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Horace Anthony Platt
Salisbury 1928–1932 Prefect
Captain, Reconnaissance Squadron, 1st Airborne Division
Died – 23 September 1944 – age 30
Enschede Eastern General Cemetery, Overijssel, Netherlands, Grave no. 198
Captain Horace Platt was killed at Arnhem during the operations of September 1944. He volunteered for active service in April 1940. In August that year he was commissioned in the Wiltshire Regiment, transferring some months later to the Reconnaissance Corps, Airborne Division. He was in North Africa from May to December 1943.
On 17 September he took part in the epic offensive at Arnhem. He had the proud distinction of being the Arnhem Officer Commanding, HQ Troop, First A.R.S. which was part of the force which reached and held the famous bridge. He survived the five days of battle. As lorries loaded with our men withdrew, fire was opened upon them and Tony was hit and died of wounds sustained, almost instantly.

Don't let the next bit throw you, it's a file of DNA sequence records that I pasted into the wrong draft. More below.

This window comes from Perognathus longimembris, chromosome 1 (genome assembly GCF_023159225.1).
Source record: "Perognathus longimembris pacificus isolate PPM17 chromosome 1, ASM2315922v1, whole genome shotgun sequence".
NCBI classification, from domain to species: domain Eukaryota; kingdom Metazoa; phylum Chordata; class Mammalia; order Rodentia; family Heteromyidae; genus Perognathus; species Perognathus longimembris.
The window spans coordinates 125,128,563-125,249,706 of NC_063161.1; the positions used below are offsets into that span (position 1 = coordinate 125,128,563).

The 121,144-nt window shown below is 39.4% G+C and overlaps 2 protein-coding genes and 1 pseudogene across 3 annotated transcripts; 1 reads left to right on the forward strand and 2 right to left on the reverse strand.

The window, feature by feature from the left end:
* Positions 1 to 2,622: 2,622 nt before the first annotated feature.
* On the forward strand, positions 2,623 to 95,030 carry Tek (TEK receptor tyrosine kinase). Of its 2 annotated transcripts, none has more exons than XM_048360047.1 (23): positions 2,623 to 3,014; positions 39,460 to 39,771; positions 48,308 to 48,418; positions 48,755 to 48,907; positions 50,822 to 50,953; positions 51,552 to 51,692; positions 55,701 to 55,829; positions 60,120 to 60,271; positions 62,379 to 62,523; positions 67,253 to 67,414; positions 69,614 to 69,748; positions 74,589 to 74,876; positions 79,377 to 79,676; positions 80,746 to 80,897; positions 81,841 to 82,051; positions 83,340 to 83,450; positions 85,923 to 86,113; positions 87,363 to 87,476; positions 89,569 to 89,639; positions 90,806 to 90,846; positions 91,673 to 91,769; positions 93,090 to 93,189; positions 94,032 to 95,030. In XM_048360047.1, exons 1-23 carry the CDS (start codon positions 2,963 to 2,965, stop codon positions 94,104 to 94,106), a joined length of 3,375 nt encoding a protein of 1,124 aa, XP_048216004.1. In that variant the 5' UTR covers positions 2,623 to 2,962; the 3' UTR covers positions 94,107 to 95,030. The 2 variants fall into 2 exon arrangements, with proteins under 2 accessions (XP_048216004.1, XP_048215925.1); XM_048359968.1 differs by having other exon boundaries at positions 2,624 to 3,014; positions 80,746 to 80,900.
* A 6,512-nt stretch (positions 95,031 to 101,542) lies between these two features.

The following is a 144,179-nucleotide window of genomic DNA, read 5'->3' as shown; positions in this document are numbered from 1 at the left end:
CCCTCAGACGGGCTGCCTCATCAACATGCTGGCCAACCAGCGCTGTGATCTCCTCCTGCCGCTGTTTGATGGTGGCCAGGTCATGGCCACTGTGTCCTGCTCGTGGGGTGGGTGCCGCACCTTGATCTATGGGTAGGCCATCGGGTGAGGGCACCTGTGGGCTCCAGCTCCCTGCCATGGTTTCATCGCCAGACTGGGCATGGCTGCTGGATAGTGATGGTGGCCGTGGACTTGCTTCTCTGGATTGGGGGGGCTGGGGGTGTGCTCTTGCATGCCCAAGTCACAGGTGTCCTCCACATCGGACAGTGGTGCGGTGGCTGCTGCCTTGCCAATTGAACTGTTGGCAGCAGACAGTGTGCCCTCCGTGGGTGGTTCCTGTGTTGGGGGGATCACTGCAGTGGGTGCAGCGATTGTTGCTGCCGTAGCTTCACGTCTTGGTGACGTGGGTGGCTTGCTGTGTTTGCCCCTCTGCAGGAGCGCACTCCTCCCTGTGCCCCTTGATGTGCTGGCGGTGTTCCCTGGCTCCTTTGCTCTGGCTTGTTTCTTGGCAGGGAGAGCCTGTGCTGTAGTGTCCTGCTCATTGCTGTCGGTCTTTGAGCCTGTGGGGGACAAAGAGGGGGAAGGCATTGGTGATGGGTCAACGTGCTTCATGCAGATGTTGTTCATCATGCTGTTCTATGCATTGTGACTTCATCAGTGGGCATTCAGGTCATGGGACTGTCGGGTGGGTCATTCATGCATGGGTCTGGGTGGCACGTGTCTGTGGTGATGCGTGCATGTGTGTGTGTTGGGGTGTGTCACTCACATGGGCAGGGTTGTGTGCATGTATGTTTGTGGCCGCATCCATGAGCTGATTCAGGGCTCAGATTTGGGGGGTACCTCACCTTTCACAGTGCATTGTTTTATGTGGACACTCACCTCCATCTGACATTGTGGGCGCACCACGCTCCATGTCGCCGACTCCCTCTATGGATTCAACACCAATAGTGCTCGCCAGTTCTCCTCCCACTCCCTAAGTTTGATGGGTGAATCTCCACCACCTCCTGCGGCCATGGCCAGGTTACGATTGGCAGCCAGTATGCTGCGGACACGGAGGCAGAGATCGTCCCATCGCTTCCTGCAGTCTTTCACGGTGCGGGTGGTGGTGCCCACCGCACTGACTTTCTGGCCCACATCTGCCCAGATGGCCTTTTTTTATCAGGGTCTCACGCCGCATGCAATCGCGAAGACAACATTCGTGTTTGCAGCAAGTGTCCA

His Housemaster wrote, ‘Tony had an engaging and pleasant personality. He had that simplicity and sincerity of character which made an abiding impression on all who came into contact with him and this had a lasting influence on his contemporaries. He was a very friendly and loyal member of Salisbury House and I remember saying in a report when he left, that I could not recollect him ever saying a really unpleasant thing about another boy. His tolerance and willingness to see other people's point of view were outstanding characteristics of a very unselfish and unassuming character.’